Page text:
Rajarshi Chhatrapati Shahu Maharaj had convened a meeting of the committee of the All India Shivaji Memorial Society on 25 May 1922, however fate willed otherwise. A little before 6 am on the morning of 06 May 1922, at Mumbai, Rajarshi Chhatrapati Shahu Maharaj, sat up a moment in bed and said, “I am ready to go. I have no fears. Good-bye to all.” At 6 am, he, passed away, at the age of 48, one of the greatest Rulers in Indian history.

The mantle of carrying the work of the Memorial forward fell on the shoulders of HH Alija Bahadur Madho Rao Scindia, however before he could take the work any further, the cruel hands of death snatched him away too on the fateful day of June 05, 1925.

Chhatrapati Rajaram Maharaj was elected President of the All India Shivaji Memorial Society and took on onerous task of the creation and erection of the statue. He set himself a timeframe of three years for the completion of this arduous mission and fixed 16 June 1928 as the date of unveiling of the statue. As per the date of birth of Chhatrapati Shivaji Maharaj then available, it was believed then, that the Great Emperor would complete three hundred years on the said date. Many members of the Memorial committee were of the opinion that the statue of Chhatrapati Shivaji Maharaj be made in Europe, however Chhatrapati Rajaram Maharaj was confident that Indian Sculptors were capable of producing a statue of equivalent quality here in India itself. Initially he assigned the making of the statue to the renowned sculptor Rao Bahadur Mhatre and the Job of making four historical plaques was assigned to young and upcoming sculptor Nanasaheb Karmarkar. Out of the four plaques, two plaques, one depicting the Coronation Ceremony of Chhatrapati Shivaji Maharaj, and, the other depicting the battle of Wani-Dindori, were of size 9 ft x5.5 ft each, each weighing one tonne, were to adorn, either sides of the pedestal, and two plaques of 5.5 ftx3 ft out of which one was of Goddess Bhavani in marble would adorn the front and the other depicting the famous incidence of “Kalyan Khajina” was to be mounted on the rear of the pedestal. Karmarkar completed the making of all the panels, three months before the deadline given to him, while, Mhatre’s work had not progressed much. Due to the slow progress of Rao Bahadur Mhatre, and, happy with the job done by Nanasaheb Karmarkar, the entire job including the making of the statue was reassigned to Nanasaheb. The making of the statue was so close to the heart of Chhatrapati Rajaram Maharaj that he had allotted space to Karmarkar within his palace ‘Shivtirth’ at Mumbai for erection of a studio to facilitate making of the plaques as well as the statue of Aai Saheb Maharaj , he was allotted further space, as now with the additional job of the statue, the studio needed to extended. It had to be large enough to accommodate a 60 feet travelling crane, and the entrance to the studio had to be large enough to allow entry of trucks into the studio easily. It took two months for the studio to be ready in all respects.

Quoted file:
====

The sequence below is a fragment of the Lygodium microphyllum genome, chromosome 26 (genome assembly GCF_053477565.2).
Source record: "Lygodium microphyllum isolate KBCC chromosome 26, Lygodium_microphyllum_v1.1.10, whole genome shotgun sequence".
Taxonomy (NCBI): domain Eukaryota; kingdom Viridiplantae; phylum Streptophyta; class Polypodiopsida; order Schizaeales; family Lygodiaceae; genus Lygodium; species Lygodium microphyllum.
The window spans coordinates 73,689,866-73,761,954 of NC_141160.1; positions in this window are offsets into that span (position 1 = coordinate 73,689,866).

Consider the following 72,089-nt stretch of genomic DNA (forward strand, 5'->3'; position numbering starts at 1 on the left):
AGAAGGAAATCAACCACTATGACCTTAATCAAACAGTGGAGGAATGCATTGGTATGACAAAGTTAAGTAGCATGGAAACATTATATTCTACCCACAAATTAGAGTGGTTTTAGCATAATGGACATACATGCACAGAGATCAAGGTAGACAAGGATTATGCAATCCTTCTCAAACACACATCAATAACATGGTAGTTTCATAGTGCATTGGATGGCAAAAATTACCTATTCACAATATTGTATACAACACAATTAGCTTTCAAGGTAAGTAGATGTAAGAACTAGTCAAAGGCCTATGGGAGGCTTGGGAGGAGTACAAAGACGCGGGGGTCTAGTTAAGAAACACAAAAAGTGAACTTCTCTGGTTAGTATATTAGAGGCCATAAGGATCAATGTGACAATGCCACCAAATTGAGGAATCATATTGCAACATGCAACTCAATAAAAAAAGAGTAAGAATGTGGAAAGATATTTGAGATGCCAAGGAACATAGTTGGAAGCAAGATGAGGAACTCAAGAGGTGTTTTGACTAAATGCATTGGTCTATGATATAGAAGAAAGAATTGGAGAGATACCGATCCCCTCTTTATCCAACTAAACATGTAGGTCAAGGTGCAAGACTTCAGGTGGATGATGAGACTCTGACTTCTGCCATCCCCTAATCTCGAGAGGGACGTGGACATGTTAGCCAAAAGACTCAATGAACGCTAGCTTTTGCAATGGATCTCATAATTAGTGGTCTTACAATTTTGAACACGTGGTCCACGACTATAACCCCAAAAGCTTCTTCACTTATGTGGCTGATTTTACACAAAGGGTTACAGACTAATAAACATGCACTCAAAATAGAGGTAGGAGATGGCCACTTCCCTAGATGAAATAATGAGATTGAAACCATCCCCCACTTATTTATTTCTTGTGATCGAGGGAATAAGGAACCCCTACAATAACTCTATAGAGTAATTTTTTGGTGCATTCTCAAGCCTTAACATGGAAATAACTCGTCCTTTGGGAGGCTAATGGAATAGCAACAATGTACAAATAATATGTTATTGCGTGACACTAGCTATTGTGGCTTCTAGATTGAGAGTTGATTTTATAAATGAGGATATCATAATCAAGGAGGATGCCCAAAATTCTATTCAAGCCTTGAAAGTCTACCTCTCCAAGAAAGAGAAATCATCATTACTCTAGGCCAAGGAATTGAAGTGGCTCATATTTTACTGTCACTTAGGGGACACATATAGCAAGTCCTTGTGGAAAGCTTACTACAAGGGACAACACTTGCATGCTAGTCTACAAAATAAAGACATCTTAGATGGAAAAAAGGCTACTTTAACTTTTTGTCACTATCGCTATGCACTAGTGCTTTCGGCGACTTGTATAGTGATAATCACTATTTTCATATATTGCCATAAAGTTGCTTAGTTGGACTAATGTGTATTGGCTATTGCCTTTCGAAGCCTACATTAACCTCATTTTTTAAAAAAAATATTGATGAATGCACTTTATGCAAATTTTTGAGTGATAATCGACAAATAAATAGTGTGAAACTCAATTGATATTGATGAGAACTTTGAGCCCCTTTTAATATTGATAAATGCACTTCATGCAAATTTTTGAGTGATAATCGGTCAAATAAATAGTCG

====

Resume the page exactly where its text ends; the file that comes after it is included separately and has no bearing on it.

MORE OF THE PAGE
Chhatapati Rajaram Maharaj arranged for his prized Arabian horse ‘Shahnawaz’ to be brought in from Kolhapur to serve as a model for the horse in the statue! A revolving platform for the horse was made for better visuals of the horse from all sides and angles! The statue was to measure 13.5 ft in height 13ft in length and 3.5 ft in width. A search was started for a foundry equipped with a suitable crane with a capability to lift 15 tonnes or more alongwith the requisite experience of casting 15 to 20 tonnes. Mazgoan Docks foundry was discovered to be only one in India with the requisite capability then! The statue was finally cast on the night of June 01, 1928 at Mazgoan docks by a team of 175 workers pouring molten bronze simultaneously from two barrels containing 8 tonnes of liquid bronze each, hooked to cranes at two ends, to create a single piece casting, for the first time ever, in India! Almost 500 workers waited through the night to witness the successful completion of the casting. The opening of the cast was an unbelievable sight for the on lookers! Dumbfounded, they witnessed the statue come to life. Not only did Chhatrapati Shivaji Maharaj seem alive but the horse appeared to be breathing! The entire campus of Mazgoan docks reverberated with the echoes of Chhatrapati Shivaji Maharaj ki Jai!

The transportation of the statue was a very complex subject! The height of the statue was 13.5 feet and the packing would add another 1.5 ft to it thereby increasing the height to 15 ft. With this height it was impossible for the statue to pass through the tunnel at Khandala. Suggestions were made to transport the statue by ship to Ratnagiri and thereafter transport either by other means to Poona. The unveiling of the statue was slated for June 16, 1928 and to meet the target date via the sea route seemed impossible. The tunnel was inspected by the railway authorities and they found the tunnel was 9.5 ft in height at the lowest level. The height of the wagon from the track was 3 ft. Therefore it was necessary to make a special trailor which would be only one foot from the track. It was decided not to pack the statue. If loaded slanting, the unpacked statue would be hanging out of the wagon and would pose an obstruction to traffic on both the sides.